Taking that next step will require design teams to work with their clients to set building performance goals and include discussions of renewable energy in the early planning and budgeting process. In general terms, for a building with a moderate energy load—for example, an office or classroom building—a PV array around half the area of the gross square footage of the building is necessary to offset the annual energy use.
In other words, each 100,000 sf of enclosed space requires 50,000 sf of PV to generate enough energy to power a building’s annual energy consumption. But many project factors, including building use, energy efficiency and climate, will impact these calculations.
For many projects, finding space for effective PV use will require innovation and a different approach to basic design, working with clients to cost-effectively integrate systems into designs. Parking structures and shading systems are often ideal to support PV arrays. Consolidating rooftop mechanical systems, or moving them off the roof completely, can free unshaded roof area for PV systems.
Any attempt to reach net zero energy will require buy-in from the client and the involvement of engineers, contractors, and building operators from the start to find value in the process. The goals won’t be achieved unless they fit the project’s budget.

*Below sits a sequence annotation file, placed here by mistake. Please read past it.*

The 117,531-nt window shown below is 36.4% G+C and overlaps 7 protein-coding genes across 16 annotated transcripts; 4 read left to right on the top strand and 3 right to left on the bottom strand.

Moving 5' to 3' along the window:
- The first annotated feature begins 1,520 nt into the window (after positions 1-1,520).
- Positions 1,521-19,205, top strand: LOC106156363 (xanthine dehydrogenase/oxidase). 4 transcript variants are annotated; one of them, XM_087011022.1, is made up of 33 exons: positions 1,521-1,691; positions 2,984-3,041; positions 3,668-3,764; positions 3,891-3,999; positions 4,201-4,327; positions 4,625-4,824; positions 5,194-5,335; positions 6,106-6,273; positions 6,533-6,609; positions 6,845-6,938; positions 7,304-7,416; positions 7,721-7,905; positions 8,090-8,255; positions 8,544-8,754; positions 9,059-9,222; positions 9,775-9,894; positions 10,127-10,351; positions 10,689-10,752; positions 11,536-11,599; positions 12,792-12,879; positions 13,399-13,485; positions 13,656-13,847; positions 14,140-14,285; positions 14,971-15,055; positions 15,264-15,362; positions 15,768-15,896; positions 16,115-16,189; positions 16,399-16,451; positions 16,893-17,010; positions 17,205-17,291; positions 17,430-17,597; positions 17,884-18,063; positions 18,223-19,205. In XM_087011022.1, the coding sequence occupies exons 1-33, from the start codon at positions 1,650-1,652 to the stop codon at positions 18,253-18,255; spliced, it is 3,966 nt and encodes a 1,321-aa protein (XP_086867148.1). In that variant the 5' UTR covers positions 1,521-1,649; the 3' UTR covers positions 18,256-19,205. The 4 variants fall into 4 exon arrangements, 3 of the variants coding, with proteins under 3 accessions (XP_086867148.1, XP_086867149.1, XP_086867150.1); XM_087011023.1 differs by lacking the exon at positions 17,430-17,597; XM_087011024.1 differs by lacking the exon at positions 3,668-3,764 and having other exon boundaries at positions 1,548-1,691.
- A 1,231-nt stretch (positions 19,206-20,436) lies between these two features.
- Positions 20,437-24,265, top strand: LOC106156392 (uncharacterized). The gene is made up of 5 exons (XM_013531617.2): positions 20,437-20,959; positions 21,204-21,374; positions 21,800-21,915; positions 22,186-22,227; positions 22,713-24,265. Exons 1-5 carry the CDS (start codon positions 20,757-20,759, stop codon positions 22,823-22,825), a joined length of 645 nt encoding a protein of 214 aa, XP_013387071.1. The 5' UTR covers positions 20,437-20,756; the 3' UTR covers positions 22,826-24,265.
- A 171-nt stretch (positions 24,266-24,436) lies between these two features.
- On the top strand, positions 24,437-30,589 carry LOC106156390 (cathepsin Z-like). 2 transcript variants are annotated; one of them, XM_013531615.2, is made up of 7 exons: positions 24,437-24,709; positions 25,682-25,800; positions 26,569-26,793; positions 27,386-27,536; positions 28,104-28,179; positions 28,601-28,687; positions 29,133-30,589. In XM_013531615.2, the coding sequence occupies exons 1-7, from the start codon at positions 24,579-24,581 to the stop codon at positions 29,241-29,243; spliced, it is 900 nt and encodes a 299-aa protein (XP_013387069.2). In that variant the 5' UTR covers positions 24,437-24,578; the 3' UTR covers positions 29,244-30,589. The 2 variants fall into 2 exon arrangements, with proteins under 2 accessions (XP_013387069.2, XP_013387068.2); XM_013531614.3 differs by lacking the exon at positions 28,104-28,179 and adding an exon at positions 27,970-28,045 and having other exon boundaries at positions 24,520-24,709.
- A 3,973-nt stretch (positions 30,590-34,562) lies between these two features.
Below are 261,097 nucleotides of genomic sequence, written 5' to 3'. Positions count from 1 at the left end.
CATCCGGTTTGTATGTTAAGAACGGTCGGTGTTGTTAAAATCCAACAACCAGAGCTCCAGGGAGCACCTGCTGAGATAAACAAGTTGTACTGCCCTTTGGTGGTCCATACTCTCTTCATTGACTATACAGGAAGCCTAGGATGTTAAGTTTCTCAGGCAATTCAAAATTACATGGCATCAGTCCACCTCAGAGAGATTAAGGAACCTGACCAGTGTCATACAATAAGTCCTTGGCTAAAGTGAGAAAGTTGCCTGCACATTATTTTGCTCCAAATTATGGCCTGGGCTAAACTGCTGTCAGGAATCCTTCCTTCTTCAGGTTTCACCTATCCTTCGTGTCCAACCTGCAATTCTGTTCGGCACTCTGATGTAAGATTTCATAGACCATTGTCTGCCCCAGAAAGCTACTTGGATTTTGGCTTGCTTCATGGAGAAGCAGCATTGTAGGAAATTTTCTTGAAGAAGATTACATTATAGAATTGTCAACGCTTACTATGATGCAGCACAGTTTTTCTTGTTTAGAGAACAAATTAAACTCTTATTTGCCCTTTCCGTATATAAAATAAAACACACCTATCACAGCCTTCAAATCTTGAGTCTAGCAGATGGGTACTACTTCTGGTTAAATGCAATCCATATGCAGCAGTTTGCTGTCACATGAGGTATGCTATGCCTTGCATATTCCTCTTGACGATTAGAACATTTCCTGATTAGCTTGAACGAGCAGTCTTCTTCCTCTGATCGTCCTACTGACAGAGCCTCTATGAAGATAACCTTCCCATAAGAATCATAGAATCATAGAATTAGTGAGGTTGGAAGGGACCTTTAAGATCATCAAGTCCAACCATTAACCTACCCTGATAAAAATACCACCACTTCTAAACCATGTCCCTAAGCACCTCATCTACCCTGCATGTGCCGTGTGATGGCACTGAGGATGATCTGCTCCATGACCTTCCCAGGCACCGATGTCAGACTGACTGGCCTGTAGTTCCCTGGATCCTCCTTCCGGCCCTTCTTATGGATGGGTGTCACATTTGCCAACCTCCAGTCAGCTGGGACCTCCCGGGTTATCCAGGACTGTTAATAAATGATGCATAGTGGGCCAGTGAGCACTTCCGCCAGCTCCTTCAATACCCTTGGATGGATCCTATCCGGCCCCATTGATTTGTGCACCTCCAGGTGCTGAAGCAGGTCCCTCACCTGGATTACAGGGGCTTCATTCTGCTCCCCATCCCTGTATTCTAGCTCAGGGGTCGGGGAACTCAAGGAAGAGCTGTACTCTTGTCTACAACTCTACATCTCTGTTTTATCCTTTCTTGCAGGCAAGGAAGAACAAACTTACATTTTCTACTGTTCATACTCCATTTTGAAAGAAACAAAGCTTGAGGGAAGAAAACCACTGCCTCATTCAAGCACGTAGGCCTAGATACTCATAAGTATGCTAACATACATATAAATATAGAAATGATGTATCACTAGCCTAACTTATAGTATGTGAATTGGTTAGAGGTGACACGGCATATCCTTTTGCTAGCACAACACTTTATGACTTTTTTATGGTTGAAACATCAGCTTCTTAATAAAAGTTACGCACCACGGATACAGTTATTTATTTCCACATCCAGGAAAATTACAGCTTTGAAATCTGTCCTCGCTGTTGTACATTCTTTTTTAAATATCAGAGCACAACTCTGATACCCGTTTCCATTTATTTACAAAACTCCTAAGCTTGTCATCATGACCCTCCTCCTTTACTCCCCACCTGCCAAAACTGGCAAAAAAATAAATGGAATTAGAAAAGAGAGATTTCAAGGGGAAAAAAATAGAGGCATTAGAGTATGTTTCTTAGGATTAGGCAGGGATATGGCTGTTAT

Part of that analysis includes looking for opportunities to decrease the building’s energy load by reducing the amount of air-conditioned square footage. That translates to activating more outdoor spaces and moving circulation outdoors whenever possible. On several projects, including the expansion of the Edwards Lifesciences campus in Irvine, Calif., outdoor walkways reduced the energy demand and freed up space for other programming.
Technological advances will also help move the needle. Improved batteries will play a key role in allowing storage and flexibility to renewable energy systems, helping projects to operate more cost-effectively, especially during peak demand periods. Although they are expensive and bulky now, batteries will certainly improve, and current projects can plan for flexibility to add storage in the future.
LPA currently has 21 projects in development targeting net zero energy, ranging from an Early Childhood Education Center for the San Bernardino City Unified School District to supportive housing projects in San Diego. The firm had only completed one net zero energy project by 2016; now there are five in service.
The trend is moving up, as more clients embrace performance goals. “Our clients are becoming more interested and engaged in the challenges,” Hempel says. He believes the firm is on track to meet the 80% pEUI target, proving that a large firm working on a wide variety of projects can achieve the 80% AIA 2030 Commitment threshold.
“I’m optimistic,” Hempel says. “When you look at the number of projects that are targeting net zero, you can see that attitudes are changing. These goals are not aspirational; they are achievable if we work together.”